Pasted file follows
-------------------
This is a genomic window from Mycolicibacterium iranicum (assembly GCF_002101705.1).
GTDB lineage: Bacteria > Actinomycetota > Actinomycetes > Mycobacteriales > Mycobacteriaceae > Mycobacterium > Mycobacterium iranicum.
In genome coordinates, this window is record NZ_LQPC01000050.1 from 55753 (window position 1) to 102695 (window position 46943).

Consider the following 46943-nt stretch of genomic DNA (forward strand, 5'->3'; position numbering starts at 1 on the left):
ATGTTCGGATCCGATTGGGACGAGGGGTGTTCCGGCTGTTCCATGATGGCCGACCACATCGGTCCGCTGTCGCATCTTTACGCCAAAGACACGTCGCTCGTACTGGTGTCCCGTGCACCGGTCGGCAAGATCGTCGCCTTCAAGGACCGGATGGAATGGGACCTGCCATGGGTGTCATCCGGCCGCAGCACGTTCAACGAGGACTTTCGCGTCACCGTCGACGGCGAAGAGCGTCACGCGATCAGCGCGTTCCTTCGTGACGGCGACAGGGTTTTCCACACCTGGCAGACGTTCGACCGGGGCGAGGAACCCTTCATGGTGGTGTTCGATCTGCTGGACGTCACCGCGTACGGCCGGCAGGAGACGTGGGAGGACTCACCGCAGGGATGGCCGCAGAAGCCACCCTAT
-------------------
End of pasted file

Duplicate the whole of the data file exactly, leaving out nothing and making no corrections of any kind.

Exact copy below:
This is a genomic window from Mycolicibacterium iranicum (assembly GCF_002101705.1).
GTDB lineage: Bacteria > Actinomycetota > Actinomycetes > Mycobacteriales > Mycobacteriaceae > Mycobacterium > Mycobacterium iranicum.
In genome coordinates, this window is record NZ_LQPC01000050.1 from 55753 (window position 1) to 102695 (window position 46943).

Consider the following 46943-nt stretch of genomic DNA (forward strand, 5'->3'; position numbering starts at 1 on the left):
ATGTTCGGATCCGATTGGGACGAGGGGTGTTCCGGCTGTTCCATGATGGCCGACCACATCGGTCCGCTGTCGCATCTTTACGCCAAAGACACGTCGCTCGTACTGGTGTCCCGTGCACCGGTCGGCAAGATCGTCGCCTTCAAGGACCGGATGGAATGGGACCTGCCATGGGTGTCATCCGGCCGCAGCACGTTCAACGAGGACTTTCGCGTCACCGTCGACGGCGAAGAGCGTCACGCGATCAGCGCGTTCCTTCGTGACGGCGACAGGGTTTTCCACACCTGGCAGACGTTCGACCGGGGCGAGGAACCCTTCATGGTGGTGTTCGATCTGCTGGACGTCACCGCGTACGGCCGGCAGGAGACGTGGGAGGACTCACCGCAGGGATGGCCGCAGAAGCCACCCTAT